Growing up Easter was always a big deal in my family. From the egg hunt to the pastel attire my favorite part was always the family gathering around a table full of delicious food. Without a doubt that table always included deviled eggs. As I have gotten older and made a few of my own full-on holiday meals I have realized one thing. I hate making deviled eggs. I do! Boiling, peeling, slicing, piping, arranging. It’s a lot of work for a dish that lasts about 5 minutes at my table. I have made many frittatas and quiches for weekly meal prepping or weekend breakfast and this Easter I have decided to give myself a break on the boiling & peeling by replacing my beloved deviled eggs with a different egg dish – A frittata. That is not to say that frittatas are in any way similar to deviled eggs, but the two egg dishes are equally satisfying. And one is a lot simpler to create than the other.
I think of frittatas as a crust-less shortcut quiche. Where a quiche has a crust and more of custardy filling, all you need for a frittata is eggs, milk and your fillings which makes the process super easy and fast to whip up. I often like to make this recipe in my mini muffin tin and have mini frittatas through the week as a snack for work. This is another great option for serving them up at a family dinner so they are easier to grab. Because it’s an egg dish, frittatas are often labeled as a breakfast or brunch food, but they are so much more than that. I eat way more Breakfast Cookies for lunch or as a late night snack than I do for breakfast! Pancakes for dinner, spaghetti for lunch; we shouldn’t limit food to one time slot per day. By changing up the toppings you can create a main or side dish for any time of day. I’ve seen some Pinterest suggestions for Mexican style frittatas with guacamole on top – That’s a dinner if I ever saw one.
The top of the frittata gets the most heat while baking, for this reason I like to wait until right before it enters the oven to add any cheese. I chose feta for this recipe, for me it’s always a tossup between feta and goat cheese. The creaminess of goat cheese is a perfect partner to a frittata but with the bacon involved, feta was the right choice in this particular recipe. If you prefer cheddar, non-dairy cheese like Daiya, or even parmesan the process is the same, keep it at the top so your cheese can caramelize and melt.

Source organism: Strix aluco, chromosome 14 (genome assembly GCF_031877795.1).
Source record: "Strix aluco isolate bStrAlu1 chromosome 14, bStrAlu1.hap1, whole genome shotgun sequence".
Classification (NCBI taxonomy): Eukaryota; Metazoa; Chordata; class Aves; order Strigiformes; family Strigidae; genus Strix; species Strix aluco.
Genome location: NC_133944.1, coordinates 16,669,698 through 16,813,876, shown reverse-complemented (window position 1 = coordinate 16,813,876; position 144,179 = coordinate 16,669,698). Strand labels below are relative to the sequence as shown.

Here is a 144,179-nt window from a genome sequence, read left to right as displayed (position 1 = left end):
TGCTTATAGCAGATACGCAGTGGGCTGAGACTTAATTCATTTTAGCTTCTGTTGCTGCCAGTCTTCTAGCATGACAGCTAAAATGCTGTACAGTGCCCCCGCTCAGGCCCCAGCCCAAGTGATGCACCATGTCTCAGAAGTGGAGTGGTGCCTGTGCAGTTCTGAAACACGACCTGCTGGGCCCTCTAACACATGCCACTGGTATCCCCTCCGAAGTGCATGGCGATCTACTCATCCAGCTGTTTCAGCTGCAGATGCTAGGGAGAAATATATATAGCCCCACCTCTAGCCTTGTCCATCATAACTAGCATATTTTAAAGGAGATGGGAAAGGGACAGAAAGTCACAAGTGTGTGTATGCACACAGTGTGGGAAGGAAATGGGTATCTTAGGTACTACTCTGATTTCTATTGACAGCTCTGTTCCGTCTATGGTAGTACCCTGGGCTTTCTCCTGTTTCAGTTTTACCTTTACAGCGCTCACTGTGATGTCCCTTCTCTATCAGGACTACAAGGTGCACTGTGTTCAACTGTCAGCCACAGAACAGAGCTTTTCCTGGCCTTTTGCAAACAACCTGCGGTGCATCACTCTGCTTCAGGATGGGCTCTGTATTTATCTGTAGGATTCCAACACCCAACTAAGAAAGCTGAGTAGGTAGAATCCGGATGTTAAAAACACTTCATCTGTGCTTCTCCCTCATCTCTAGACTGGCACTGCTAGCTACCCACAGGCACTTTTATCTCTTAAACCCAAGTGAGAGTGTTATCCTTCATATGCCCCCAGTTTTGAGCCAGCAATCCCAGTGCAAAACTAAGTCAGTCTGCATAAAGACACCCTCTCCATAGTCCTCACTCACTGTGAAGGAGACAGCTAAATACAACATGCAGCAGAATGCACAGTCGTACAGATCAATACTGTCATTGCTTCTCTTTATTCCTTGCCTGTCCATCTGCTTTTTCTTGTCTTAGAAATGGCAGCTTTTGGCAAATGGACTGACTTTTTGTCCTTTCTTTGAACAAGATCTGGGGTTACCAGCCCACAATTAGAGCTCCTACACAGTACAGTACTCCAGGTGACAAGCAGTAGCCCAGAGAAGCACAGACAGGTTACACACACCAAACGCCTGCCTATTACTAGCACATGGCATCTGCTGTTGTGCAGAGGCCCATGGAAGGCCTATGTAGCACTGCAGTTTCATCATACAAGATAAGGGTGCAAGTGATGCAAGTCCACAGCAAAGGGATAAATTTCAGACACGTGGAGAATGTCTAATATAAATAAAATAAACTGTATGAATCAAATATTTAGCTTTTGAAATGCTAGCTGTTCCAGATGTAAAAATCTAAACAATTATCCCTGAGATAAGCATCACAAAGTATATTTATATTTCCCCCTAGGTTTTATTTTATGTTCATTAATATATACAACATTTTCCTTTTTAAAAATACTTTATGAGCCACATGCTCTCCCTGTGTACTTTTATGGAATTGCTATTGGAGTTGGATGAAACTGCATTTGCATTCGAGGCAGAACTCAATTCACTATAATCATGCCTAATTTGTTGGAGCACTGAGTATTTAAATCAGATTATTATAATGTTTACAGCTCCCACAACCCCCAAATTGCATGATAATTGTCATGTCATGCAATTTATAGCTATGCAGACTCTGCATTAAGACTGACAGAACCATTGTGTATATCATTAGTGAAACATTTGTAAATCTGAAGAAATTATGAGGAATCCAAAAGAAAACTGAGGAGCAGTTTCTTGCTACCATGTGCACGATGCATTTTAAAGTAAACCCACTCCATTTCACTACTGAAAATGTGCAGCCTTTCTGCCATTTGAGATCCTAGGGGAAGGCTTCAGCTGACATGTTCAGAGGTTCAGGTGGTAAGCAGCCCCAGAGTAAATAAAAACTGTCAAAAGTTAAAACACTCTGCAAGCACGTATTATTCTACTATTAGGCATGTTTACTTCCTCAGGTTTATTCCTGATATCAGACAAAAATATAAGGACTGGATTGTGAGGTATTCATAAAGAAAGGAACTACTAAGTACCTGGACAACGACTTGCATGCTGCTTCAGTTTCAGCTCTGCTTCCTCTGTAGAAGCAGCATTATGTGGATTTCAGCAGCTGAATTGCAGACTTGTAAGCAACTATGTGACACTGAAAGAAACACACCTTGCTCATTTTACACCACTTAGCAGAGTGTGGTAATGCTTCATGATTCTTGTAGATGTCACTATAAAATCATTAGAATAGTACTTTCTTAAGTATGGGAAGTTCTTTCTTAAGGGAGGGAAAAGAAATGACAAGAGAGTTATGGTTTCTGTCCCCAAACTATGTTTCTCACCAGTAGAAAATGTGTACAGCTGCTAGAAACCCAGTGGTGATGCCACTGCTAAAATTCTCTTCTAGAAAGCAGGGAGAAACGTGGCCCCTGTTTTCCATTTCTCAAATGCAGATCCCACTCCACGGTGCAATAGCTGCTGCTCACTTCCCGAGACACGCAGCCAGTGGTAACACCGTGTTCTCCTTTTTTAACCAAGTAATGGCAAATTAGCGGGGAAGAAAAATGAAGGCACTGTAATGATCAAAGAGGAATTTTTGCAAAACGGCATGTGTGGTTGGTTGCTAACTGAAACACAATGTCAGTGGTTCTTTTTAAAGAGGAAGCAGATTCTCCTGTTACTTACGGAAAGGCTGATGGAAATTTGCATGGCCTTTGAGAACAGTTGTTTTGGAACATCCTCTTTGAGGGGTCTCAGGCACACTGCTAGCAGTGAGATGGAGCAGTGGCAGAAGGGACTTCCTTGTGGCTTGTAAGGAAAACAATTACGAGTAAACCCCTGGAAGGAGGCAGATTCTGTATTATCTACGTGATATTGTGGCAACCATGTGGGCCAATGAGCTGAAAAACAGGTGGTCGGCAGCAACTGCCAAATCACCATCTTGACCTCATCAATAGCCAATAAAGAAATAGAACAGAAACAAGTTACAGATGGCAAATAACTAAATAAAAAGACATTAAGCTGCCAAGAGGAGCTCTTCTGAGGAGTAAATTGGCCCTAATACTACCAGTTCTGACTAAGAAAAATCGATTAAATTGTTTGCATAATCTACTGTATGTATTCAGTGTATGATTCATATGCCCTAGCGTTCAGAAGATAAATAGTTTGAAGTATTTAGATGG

It will be the center most part that takes the longest to cook so you will want to be sure that part is fully cooked when you slice in. If you take your frittata out of the oven and find the center to be uncooked just place it back into the oven for an additional 3-5 minutes. Allow the frittata to rest before digging in but this dish is best served warm. Like I said before, I often make these and keep them in the fridge during the week so it’s definitely possible to make it ahead and still enjoy it later.
Most frittatas do contain cream or milk to make it fluffier. Using a full fat milk or cream will make for a fluffier texture than if using low fat milk. I have also made plenty of egg bakes that do not include milk or cream and it still results in a fluffy egg bake however if you do choose to omit the milk lower your cook time by 5 minutes. If using nondairy milk my advice would be to add a thick coconut milk or cream as the texture most resembles actual dairy.
Frittatas are a versatile meal that can be made with salmon, root vegetables, herbs, beef or anything your heart desires. Choosing to add potatoes or butternut squash can make this a more filling dish. A cast iron pan is preferable when making your frittata but you can use any oven safe pan that you’ve got. Cast iron is the most highly recommended because, if well-seasoned, you will have no trouble getting the frittata out of the pan and it will cook more evenly.
I hope you all enjoy this easy dish! Let us know what you’re cooking for Easter this year.
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